On 19th December 1989 the tanker KHARK 5,
which we can see here, was laden with a cargo of about
250,000 tons of Iranian crude oil and was travelling from Kharg Island
to Europoort in the Netherlands when she suffered several explosions
just as she was passing the north-west coast of Morocco.
The crew abandoned ship, and
3 days later the blaze was extinguished by Smit-Tak under a LOF contract
The vessel was without power and had a hole 20 metres high by
30 metres wide in her port side which we can see in the photographs.
The Authorities in both Spain, and Morocco,
refused the salvors' permission to tow the vessel close to their coasts.
This caused more oil to leak
from the tanker and altogether between 40,000- 60,000 tons of crude
are estimated to have leaked into the sea.
A further 200,000 tons of crude still remained on board the vessel.
Confronted with this lack of assistance from local authorities,
the salvors proceeded south in
search of calmer waters to enable them to perform a ship to ship transfer.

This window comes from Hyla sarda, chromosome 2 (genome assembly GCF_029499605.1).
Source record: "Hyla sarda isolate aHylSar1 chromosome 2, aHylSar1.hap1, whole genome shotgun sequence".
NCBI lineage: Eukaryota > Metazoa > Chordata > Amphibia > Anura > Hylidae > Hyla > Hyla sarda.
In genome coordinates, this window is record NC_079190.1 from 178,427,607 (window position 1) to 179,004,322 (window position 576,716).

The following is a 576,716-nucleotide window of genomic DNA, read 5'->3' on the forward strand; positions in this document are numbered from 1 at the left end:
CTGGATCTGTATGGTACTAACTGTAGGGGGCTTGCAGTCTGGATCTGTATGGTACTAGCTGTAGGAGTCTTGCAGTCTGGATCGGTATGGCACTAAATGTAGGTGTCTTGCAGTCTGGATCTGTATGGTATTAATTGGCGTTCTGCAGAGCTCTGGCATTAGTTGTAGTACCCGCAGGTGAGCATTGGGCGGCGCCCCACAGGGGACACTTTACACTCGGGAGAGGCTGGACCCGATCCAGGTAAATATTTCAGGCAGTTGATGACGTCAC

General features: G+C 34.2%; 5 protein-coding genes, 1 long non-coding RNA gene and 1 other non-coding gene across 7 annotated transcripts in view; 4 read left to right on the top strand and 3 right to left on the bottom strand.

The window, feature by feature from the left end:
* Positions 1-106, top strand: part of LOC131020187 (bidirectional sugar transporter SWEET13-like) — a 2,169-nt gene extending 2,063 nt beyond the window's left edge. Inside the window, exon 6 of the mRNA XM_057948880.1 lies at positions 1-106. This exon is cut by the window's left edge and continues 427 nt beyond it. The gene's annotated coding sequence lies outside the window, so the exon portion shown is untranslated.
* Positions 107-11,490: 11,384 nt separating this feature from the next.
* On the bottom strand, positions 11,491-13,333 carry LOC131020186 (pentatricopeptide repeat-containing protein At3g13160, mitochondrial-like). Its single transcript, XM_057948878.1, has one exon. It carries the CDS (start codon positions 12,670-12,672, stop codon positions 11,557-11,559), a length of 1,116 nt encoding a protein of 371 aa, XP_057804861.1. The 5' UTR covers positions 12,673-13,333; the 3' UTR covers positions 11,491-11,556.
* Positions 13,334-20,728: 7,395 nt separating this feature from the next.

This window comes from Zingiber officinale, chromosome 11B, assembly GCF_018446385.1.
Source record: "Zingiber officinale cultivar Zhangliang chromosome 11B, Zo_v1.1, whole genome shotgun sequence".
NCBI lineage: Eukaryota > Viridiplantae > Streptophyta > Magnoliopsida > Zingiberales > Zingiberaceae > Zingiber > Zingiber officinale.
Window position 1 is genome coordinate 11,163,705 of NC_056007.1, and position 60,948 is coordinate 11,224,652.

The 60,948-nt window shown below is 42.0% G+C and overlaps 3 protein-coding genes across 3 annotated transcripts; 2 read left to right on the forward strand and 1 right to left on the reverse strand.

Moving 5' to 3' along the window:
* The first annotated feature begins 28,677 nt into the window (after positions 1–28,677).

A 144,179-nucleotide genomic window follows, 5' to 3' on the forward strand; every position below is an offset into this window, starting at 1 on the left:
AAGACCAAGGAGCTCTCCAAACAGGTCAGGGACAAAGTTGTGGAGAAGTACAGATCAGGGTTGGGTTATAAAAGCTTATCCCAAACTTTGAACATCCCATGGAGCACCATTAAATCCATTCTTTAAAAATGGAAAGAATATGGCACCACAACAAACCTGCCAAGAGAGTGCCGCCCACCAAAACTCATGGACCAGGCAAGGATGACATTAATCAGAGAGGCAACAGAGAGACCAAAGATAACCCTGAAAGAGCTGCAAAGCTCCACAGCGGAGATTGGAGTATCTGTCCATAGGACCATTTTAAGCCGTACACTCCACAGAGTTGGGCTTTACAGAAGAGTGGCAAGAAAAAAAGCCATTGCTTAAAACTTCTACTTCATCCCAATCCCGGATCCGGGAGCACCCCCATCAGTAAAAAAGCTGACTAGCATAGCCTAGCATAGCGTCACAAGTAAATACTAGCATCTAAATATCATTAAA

The Khark 5 was not allowed
to approach within 200 miles of the Canaries
and was shadowed by a Spanish naval vessel.
The Portuguese Authorities
then refused permission for her to enter territorial waters off Madeira.
Senegal and the Cape Verde Islands also banned the vessel.
On 27th January, a further oil spill took place
due to the rupture of some damaged pipe work in heavy seas
but eventually the cargo transfer operation took place, nearly
a month and a half later when the ship was some 250 miles west of Sierra Leone!
The vessel was then able to
sail under her own power to Greece where she was repaired.
The salvage award in this case was DFL18 million on a fund of DFL65 million.
Had the salvors been able to carry out the STS in (say) Cadiz Harbour
in late December/early January it is likely that the hull and cargo
insurers would have paid as little as DFL10 million.